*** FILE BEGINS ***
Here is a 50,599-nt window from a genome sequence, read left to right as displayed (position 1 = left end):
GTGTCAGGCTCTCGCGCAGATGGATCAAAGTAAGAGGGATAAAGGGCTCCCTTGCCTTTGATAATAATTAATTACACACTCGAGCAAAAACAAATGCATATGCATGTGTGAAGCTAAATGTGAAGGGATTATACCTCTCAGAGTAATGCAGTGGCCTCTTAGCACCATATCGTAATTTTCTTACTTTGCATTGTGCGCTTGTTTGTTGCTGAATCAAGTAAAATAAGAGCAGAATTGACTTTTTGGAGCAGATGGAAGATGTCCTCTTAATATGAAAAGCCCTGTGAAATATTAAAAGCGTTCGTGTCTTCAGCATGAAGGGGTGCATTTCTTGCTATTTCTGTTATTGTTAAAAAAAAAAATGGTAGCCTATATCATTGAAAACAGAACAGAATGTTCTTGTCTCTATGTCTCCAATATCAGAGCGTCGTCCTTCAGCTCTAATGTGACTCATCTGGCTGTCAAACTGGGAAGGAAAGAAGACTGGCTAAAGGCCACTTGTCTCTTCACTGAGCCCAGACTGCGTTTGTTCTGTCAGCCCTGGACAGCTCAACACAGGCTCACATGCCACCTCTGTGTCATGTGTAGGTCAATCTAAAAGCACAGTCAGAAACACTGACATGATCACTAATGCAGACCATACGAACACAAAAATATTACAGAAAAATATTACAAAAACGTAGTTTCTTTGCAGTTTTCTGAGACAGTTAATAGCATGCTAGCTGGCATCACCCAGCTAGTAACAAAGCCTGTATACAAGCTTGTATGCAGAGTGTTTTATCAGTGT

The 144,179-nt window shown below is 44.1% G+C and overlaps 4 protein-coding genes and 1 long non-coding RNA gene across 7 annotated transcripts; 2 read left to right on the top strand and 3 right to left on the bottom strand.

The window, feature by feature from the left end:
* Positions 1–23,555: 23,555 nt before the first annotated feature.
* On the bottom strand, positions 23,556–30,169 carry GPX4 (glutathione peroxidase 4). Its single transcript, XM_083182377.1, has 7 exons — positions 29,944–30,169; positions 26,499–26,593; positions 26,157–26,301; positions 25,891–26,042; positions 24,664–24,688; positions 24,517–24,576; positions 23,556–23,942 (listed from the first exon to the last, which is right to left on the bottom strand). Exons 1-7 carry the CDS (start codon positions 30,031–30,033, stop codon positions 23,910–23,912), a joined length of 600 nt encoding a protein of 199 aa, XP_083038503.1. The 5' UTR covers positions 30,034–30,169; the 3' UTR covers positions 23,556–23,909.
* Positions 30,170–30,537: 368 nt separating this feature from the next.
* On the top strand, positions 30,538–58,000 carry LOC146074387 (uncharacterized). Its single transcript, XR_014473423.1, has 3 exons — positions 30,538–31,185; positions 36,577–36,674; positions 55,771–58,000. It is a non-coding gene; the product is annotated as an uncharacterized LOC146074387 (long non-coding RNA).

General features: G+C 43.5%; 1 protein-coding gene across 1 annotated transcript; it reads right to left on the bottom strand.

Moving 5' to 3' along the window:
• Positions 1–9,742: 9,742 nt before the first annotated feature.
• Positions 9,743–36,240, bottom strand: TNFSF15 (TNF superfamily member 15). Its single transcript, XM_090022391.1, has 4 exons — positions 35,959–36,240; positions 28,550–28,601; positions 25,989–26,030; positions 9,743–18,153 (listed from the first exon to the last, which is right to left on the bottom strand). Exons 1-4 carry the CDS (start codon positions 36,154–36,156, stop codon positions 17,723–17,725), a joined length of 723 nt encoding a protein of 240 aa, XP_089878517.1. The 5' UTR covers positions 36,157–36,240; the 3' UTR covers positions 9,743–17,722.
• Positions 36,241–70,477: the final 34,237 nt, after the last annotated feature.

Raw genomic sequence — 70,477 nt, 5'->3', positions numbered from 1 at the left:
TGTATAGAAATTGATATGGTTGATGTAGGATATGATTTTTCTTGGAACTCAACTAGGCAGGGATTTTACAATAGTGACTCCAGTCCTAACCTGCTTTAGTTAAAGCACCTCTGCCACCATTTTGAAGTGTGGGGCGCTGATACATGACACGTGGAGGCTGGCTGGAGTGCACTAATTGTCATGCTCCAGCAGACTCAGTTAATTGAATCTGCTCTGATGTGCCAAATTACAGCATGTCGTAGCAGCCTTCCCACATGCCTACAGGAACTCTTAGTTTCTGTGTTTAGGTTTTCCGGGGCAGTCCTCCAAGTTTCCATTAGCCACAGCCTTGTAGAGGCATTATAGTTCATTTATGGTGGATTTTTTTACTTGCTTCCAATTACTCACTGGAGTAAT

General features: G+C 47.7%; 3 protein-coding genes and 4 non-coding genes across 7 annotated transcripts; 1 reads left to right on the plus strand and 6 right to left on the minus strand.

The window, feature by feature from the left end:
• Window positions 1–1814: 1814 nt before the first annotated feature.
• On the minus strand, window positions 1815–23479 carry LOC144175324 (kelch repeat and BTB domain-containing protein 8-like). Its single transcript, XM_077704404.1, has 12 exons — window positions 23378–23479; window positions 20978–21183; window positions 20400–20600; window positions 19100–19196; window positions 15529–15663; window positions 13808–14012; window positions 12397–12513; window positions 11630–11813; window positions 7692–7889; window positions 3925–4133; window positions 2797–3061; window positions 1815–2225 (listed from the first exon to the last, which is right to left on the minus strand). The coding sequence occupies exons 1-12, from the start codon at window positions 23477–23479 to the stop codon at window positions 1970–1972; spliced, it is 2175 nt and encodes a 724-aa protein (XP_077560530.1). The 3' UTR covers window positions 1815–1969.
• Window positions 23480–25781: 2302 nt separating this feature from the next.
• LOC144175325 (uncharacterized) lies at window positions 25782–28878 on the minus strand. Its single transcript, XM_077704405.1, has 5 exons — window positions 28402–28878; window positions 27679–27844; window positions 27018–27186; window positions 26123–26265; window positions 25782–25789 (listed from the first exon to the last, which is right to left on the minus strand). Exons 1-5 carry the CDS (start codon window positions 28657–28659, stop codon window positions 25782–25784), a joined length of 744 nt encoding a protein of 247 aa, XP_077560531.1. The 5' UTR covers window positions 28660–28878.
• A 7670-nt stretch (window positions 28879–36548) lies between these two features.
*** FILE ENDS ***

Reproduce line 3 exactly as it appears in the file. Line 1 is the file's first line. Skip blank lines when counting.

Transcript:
The 144,179-nt window shown below is 44.1% G+C and overlaps 4 protein-coding genes and 1 long non-coding RNA gene across 7 annotated transcripts; 2 read left to right on the top strand and 3 right to left on the bottom strand.